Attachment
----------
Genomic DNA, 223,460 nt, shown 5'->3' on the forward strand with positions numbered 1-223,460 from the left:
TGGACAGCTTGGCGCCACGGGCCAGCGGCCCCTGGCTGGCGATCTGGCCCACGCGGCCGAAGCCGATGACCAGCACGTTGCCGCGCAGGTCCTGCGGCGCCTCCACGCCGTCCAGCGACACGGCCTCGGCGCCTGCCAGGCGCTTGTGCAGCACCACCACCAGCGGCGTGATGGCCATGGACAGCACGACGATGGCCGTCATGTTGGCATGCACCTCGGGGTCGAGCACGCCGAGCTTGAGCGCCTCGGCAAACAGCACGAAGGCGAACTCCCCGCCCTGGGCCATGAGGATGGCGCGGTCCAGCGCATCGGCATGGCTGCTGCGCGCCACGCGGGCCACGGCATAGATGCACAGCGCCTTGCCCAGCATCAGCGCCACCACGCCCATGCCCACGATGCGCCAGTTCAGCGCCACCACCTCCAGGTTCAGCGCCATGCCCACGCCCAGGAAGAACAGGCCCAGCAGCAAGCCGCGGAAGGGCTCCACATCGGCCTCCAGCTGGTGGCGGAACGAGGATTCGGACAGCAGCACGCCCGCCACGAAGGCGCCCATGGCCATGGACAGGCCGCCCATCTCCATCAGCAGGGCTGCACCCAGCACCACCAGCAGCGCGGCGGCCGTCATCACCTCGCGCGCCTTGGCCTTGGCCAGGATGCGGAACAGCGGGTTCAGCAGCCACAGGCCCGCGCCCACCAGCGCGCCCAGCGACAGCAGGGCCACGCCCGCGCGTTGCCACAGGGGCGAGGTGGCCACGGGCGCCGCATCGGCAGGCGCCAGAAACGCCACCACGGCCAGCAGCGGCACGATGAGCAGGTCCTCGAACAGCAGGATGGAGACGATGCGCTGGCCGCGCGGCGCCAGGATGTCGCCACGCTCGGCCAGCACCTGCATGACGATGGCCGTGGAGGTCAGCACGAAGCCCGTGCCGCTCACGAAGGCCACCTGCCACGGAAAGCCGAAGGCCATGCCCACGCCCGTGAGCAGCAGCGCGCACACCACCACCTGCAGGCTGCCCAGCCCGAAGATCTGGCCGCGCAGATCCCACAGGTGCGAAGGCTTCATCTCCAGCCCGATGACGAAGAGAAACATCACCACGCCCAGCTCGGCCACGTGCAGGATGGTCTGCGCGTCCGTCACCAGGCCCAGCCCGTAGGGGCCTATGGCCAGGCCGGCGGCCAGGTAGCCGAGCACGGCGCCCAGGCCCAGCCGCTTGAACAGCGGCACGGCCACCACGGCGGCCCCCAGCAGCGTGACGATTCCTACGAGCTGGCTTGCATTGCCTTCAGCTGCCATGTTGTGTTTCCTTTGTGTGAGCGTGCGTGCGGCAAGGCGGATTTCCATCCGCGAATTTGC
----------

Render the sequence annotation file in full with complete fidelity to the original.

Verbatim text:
Genomic DNA, 223,460 nt, shown 5'->3' on the forward strand with positions numbered 1-223,460 from the left:
TGGACAGCTTGGCGCCACGGGCCAGCGGCCCCTGGCTGGCGATCTGGCCCACGCGGCCGAAGCCGATGACCAGCACGTTGCCGCGCAGGTCCTGCGGCGCCTCCACGCCGTCCAGCGACACGGCCTCGGCGCCTGCCAGGCGCTTGTGCAGCACCACCACCAGCGGCGTGATGGCCATGGACAGCACGACGATGGCCGTCATGTTGGCATGCACCTCGGGGTCGAGCACGCCGAGCTTGAGCGCCTCGGCAAACAGCACGAAGGCGAACTCCCCGCCCTGGGCCATGAGGATGGCGCGGTCCAGCGCATCGGCATGGCTGCTGCGCGCCACGCGGGCCACGGCATAGATGCACAGCGCCTTGCCCAGCATCAGCGCCACCACGCCCATGCCCACGATGCGCCAGTTCAGCGCCACCACCTCCAGGTTCAGCGCCATGCCCACGCCCAGGAAGAACAGGCCCAGCAGCAAGCCGCGGAAGGGCTCCACATCGGCCTCCAGCTGGTGGCGGAACGAGGATTCGGACAGCAGCACGCCCGCCACGAAGGCGCCCATGGCCATGGACAGGCCGCCCATCTCCATCAGCAGGGCTGCACCCAGCACCACCAGCAGCGCGGCGGCCGTCATCACCTCGCGCGCCTTGGCCTTGGCCAGGATGCGGAACAGCGGGTTCAGCAGCCACAGGCCCGCGCCCACCAGCGCGCCCAGCGACAGCAGGGCCACGCCCGCGCGTTGCCACAGGGGCGAGGTGGCCACGGGCGCCGCATCGGCAGGCGCCAGAAACGCCACCACGGCCAGCAGCGGCACGATGAGCAGGTCCTCGAACAGCAGGATGGAGACGATGCGCTGGCCGCGCGGCGCCAGGATGTCGCCACGCTCGGCCAGCACCTGCATGACGATGGCCGTGGAGGTCAGCACGAAGCCCGTGCCGCTCACGAAGGCCACCTGCCACGGAAAGCCGAAGGCCATGCCCACGCCCGTGAGCAGCAGCGCGCACACCACCACCTGCAGGCTGCCCAGCCCGAAGATCTGGCCGCGCAGATCCCACAGGTGCGAAGGCTTCATCTCCAGCCCGATGACGAAGAGAAACATCACCACGCCCAGCTCGGCCACGTGCAGGATGGTCTGCGCGTCCGTCACCAGGCCCAGCCCGTAGGGGCCTATGGCCAGGCCGGCGGCCAGGTAGCCGAGCACGGCGCCCAGGCCCAGCCGCTTGAACAGCGGCACGGCCACCACGGCGGCCCCCAGCAGCGTGACGATTCCTACGAGCTGGCTTGCATTGCCTTCAGCTGCCATGTTGTGTTTCCTTTGTGTGAGCGTGCGTGCGGCAAGGCGGATTTCCATCCGCGAATTTGC